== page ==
During the early hours of 31 December 2015, while the world was preparing to usher in a new year, the Muthurajawela lagoon was struck by disaster. Oil, approximately 52,000 litres of it, leaked into the lagoon from a corroded pipeline, choking the area with kerosene.
Muthurajawela is known as Sri Lanka’s biggest saline wetland, “home to purple herons, cormorants and kingfishers.” Incidentally, the recent oil leak comes only months after Sri Lanka became the first country in the world to protect all its mangrove forests. It goes without saying that the natural environment took a devastating hit.
What’s The Damage?
According to environmentalist Thilak Kariyawasam, the cost to the flora and fauna in the area is high. “There is no way you can compensate for damage to the environment,” he said. The flora especially, including several water plants important to the biodiversity of the area, have been badly affected.
Although the Marine Environmental Protection Authority (MEPA) claims that there is nothing more to be removed, Kariyawasam explained that it is difficult to assess the damage to the environment this early on. “We will be able to tell only over the next three months the toll this oil spill has had on the vegetation. These things take time to show,” he explained, adding that “we need to conduct a damage assessment, and we will only be able to report on it in a few months’ time.”
According to Kariyawasam, how fast the area gets cleansed depends on how much rainfall we get. “We are expecting rain. If it rains, the recovery process will be faster. If the rain is delayed, even the plants will not recover,” he said, adding that “while the oil has been partly cleaned and the damage stopped, I feel the cleaning process is not at a satisfactory level.”
What Really Happened?
According to the Chairman of MEPA, Rear Admiral Rohana Perera, the leak was reported by locals. He explained that the culprit was a corroded joint of a pipeline carrying oil from ships to the storage facility at Kerawalapitiya. He added that the Ceylon Petroleum Storage Terminals Limited (CPSTL) has temporarily repaired the pipeline. “A permanent repair is yet to be done,” he said. “The CPSTL has to inform us when they make the repairs so that we can monitor them. We can expect more spillage during the repair,” Perera said.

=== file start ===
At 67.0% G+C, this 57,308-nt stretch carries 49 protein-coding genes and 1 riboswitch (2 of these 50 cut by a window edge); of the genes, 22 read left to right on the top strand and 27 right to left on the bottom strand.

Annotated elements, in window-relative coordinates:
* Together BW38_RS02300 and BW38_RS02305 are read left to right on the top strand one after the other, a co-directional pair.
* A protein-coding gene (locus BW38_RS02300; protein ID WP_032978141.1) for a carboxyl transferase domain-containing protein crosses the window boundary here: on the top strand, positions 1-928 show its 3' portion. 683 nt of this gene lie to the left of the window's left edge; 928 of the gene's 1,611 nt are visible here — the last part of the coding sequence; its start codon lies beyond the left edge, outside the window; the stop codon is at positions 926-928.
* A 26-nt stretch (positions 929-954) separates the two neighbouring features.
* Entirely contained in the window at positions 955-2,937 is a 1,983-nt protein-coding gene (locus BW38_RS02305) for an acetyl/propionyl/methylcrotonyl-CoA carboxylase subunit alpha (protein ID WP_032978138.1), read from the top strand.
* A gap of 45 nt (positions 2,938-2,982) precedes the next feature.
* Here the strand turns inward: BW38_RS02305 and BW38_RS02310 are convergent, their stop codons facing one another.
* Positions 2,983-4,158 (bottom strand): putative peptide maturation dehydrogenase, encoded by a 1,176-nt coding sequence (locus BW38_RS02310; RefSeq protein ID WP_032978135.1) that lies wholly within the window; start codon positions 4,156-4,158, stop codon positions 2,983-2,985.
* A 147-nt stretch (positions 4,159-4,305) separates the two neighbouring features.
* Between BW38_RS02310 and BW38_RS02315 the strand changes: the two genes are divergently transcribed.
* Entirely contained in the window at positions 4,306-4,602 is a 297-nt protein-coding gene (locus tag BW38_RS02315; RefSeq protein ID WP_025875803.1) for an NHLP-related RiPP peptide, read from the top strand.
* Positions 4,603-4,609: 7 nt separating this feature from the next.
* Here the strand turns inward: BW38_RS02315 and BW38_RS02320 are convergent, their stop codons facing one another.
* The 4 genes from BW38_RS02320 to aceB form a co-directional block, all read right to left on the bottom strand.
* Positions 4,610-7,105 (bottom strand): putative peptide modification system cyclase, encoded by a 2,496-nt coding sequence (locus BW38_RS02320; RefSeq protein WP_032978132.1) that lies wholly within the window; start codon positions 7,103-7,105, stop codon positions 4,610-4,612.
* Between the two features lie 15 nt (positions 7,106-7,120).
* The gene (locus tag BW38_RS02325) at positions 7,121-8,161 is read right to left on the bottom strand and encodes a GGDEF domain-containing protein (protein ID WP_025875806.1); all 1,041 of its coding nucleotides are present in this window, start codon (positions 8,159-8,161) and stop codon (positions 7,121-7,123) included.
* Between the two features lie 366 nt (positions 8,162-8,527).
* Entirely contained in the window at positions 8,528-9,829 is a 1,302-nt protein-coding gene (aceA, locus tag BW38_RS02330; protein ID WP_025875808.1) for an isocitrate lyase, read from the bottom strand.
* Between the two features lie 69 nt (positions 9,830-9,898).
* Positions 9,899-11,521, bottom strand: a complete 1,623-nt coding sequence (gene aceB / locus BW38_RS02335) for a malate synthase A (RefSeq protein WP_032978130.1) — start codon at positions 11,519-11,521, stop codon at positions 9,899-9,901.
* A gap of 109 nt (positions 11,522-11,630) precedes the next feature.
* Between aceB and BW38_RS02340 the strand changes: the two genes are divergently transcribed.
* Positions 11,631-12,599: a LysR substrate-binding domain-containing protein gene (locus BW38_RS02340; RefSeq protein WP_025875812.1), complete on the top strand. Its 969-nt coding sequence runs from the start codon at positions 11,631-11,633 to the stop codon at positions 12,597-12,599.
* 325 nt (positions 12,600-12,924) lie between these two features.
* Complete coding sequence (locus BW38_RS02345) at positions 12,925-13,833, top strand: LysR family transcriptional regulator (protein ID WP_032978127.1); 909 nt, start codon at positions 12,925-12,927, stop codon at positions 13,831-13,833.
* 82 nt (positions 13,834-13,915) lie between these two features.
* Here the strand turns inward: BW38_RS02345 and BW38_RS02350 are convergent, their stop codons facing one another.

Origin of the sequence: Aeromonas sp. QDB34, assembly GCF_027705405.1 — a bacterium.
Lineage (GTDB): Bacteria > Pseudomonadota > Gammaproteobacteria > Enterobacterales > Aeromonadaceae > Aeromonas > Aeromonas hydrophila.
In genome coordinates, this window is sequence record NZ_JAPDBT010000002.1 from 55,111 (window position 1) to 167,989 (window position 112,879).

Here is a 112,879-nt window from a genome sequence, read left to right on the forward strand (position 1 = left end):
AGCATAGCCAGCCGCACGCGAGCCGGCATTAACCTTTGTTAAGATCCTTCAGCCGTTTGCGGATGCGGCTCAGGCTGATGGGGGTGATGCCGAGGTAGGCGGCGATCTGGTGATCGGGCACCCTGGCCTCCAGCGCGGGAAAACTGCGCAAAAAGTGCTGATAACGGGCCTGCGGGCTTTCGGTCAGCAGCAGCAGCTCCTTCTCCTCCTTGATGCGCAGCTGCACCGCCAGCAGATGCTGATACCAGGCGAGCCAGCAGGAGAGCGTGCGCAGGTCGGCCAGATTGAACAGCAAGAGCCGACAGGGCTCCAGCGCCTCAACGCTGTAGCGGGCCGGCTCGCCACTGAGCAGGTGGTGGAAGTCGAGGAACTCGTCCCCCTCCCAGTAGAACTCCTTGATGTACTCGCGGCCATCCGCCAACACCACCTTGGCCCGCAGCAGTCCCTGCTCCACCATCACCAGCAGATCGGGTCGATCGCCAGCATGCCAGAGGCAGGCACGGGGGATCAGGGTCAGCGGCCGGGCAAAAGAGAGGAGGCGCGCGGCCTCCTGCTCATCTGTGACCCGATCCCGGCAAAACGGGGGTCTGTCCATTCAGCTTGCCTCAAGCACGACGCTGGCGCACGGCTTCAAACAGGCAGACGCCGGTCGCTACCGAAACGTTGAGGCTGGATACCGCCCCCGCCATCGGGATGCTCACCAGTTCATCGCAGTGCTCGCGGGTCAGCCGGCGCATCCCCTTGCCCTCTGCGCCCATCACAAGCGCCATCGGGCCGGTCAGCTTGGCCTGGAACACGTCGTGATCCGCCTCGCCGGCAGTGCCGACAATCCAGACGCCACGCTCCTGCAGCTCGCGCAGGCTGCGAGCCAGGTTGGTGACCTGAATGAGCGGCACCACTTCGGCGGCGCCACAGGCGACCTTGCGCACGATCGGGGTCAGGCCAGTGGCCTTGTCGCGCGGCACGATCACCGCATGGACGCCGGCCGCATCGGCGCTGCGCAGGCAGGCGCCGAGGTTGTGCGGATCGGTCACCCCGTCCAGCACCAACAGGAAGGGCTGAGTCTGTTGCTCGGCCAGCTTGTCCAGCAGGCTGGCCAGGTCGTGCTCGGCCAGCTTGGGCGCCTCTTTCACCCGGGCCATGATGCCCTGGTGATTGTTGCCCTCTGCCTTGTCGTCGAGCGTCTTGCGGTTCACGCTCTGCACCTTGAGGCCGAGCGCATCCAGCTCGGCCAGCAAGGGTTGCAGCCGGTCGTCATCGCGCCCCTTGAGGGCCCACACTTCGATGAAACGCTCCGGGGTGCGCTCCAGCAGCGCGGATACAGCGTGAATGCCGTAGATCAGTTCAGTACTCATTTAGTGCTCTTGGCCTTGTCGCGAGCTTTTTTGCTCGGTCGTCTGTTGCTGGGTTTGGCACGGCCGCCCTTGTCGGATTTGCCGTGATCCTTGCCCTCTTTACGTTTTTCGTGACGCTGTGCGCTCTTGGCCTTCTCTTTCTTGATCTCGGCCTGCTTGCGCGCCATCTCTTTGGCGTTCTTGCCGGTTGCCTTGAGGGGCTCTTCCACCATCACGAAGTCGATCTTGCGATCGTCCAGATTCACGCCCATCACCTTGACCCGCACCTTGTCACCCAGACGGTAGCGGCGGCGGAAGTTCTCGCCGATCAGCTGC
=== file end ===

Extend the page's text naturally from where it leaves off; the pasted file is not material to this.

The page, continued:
Apart from stakeholders such as the MEPA itself, the Department of Coast Guard, Sri Lanka Navy, Ceylon Petroleum Corporation (CPC) and the CPSTL, the locals, too, helped remove some of oil.
Perera added that as of now, “there is nothing on the surface anymore, the oil slick has been removed. What has collected at the edges of the lagoon will naturally decay.”
According to this report in The Sunday Times, however, microbiologist and eco-toxicologist at the University of Jayawardenapura, Professor M. M. Padmalal, is quoted saying that it would take around three to four years for the oil to disintegrate naturally. He has also said that “by that time birds, fish and reptiles would have consumed contaminated food and would become prone to chronic diseases and genetic disorders.”
While the MEPA stated that there is nothing more that can be removed, there are some residual remains in the areas with a heavy growth of mangroves. “It isn’t possible to go in,” Rear Admiral Perera said. “The people will get affected because manual handling is dangerous.”
It would seem that the most we can hope for, at this point, is rain to help wash away the oil that has remained.
The Guilty Party
The MEPA has lodged a complaint with the Bopitiya police and will be suing the CPSTL for compensation, to cover the expenses incurred by the various departments who aided the clean-up. When asked if the local fishermen were badly affected, Rear Admiral Perera explained that very few fishermen actually fish in the lagoon itself but there are around 40 houses by the side of the lagoon, whose residents have been affected. “The toxic gas and smell has created problems for the locals and the CPSTL will have to pay compensation.”
Thilak Kariyawasam added that before oil pipes are laid through wetlands, there should be an environmental assessment – which was not done, in this case. He explained that although the pipes predate the 1980 environmental policy and standards, there are certain guidelines that need to be fulfilled, particularly with regard to replacement of the pipelines. “In this case, they haven’t conducted the required environmental assessment,” he said.
Kariyawasam added that there are more pipelines around the country, which were also laid before the 1980s. Additionally, according to this report, prior to the Muthurajawela oil leak, the Attorney General’s Department had warned of the possibility of a disaster due to the poor conditions of pipelines carrying fuel from ships to storage tanks.
“This is a lesson we need to heed for the future. Environmental studies need to be conducted to minimise impact to the environment,” Kariyawasam said.
In this age of rapid climate change and increased pollution, we cannot afford disasters of this magnitude. The worst possible way to learn a lesson is after a disaster – and especially where the environment is concerned, there should be no room allowed for mistakes, right from the outset.
*All images courtesy of Marine Environmental Protection Authority (MEPA)